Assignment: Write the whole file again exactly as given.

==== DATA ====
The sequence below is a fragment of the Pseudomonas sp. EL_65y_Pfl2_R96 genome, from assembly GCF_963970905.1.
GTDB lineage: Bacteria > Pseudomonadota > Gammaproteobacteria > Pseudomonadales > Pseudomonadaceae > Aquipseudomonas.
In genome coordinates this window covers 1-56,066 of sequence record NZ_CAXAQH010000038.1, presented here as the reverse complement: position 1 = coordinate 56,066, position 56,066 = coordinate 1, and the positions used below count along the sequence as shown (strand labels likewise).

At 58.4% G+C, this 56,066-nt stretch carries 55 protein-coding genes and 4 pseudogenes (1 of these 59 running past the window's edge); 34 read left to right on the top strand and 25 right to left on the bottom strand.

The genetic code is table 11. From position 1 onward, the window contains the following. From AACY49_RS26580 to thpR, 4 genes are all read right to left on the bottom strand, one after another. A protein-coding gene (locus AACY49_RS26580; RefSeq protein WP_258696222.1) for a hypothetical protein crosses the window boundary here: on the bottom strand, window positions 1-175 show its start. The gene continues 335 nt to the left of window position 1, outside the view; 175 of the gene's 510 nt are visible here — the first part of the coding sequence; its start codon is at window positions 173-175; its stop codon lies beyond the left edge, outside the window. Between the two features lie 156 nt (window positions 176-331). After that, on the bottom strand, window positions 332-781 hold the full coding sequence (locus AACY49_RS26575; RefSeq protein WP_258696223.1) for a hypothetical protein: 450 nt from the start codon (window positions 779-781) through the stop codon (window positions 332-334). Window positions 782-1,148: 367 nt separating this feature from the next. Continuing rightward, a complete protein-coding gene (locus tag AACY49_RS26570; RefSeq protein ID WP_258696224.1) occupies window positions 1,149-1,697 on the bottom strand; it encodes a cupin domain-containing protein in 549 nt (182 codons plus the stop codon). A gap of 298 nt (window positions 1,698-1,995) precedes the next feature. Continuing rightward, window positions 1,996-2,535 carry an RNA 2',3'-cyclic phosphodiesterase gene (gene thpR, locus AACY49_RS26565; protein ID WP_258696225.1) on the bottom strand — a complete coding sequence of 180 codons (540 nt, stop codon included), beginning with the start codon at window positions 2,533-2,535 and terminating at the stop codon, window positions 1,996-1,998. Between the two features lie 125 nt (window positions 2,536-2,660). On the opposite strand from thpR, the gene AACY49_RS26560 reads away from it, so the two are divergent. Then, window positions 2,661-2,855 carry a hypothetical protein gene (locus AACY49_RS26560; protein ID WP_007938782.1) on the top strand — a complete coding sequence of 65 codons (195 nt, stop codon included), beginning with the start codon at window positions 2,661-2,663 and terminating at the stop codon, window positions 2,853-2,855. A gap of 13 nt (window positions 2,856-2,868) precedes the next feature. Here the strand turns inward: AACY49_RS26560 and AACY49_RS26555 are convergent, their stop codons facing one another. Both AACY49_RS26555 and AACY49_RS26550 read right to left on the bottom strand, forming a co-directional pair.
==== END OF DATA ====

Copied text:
The sequence below is a fragment of the Pseudomonas sp. EL_65y_Pfl2_R96 genome, from assembly GCF_963970905.1.
GTDB lineage: Bacteria > Pseudomonadota > Gammaproteobacteria > Pseudomonadales > Pseudomonadaceae > Aquipseudomonas.
In genome coordinates this window covers 1-56,066 of sequence record NZ_CAXAQH010000038.1, presented here as the reverse complement: position 1 = coordinate 56,066, position 56,066 = coordinate 1, and the positions used below count along the sequence as shown (strand labels likewise).

At 58.4% G+C, this 56,066-nt stretch carries 55 protein-coding genes and 4 pseudogenes (1 of these 59 running past the window's edge); 34 read left to right on the top strand and 25 right to left on the bottom strand.

The genetic code is table 11. From position 1 onward, the window contains the following. From AACY49_RS26580 to thpR, 4 genes are all read right to left on the bottom strand, one after another. A protein-coding gene (locus AACY49_RS26580; RefSeq protein WP_258696222.1) for a hypothetical protein crosses the window boundary here: on the bottom strand, window positions 1-175 show its start. The gene continues 335 nt to the left of window position 1, outside the view; 175 of the gene's 510 nt are visible here — the first part of the coding sequence; its start codon is at window positions 173-175; its stop codon lies beyond the left edge, outside the window. Between the two features lie 156 nt (window positions 176-331). After that, on the bottom strand, window positions 332-781 hold the full coding sequence (locus AACY49_RS26575; RefSeq protein WP_258696223.1) for a hypothetical protein: 450 nt from the start codon (window positions 779-781) through the stop codon (window positions 332-334). Window positions 782-1,148: 367 nt separating this feature from the next. Continuing rightward, a complete protein-coding gene (locus tag AACY49_RS26570; RefSeq protein ID WP_258696224.1) occupies window positions 1,149-1,697 on the bottom strand; it encodes a cupin domain-containing protein in 549 nt (182 codons plus the stop codon). A gap of 298 nt (window positions 1,698-1,995) precedes the next feature. Continuing rightward, window positions 1,996-2,535 carry an RNA 2',3'-cyclic phosphodiesterase gene (gene thpR, locus AACY49_RS26565; protein ID WP_258696225.1) on the bottom strand — a complete coding sequence of 180 codons (540 nt, stop codon included), beginning with the start codon at window positions 2,533-2,535 and terminating at the stop codon, window positions 1,996-1,998. Between the two features lie 125 nt (window positions 2,536-2,660). On the opposite strand from thpR, the gene AACY49_RS26560 reads away from it, so the two are divergent. Then, window positions 2,661-2,855 carry a hypothetical protein gene (locus AACY49_RS26560; protein ID WP_007938782.1) on the top strand — a complete coding sequence of 65 codons (195 nt, stop codon included), beginning with the start codon at window positions 2,661-2,663 and terminating at the stop codon, window positions 2,853-2,855. A gap of 13 nt (window positions 2,856-2,868) precedes the next feature. Here the strand turns inward: AACY49_RS26560 and AACY49_RS26555 are convergent, their stop codons facing one another. Both AACY49_RS26555 and AACY49_RS26550 read right to left on the bottom strand, forming a co-directional pair.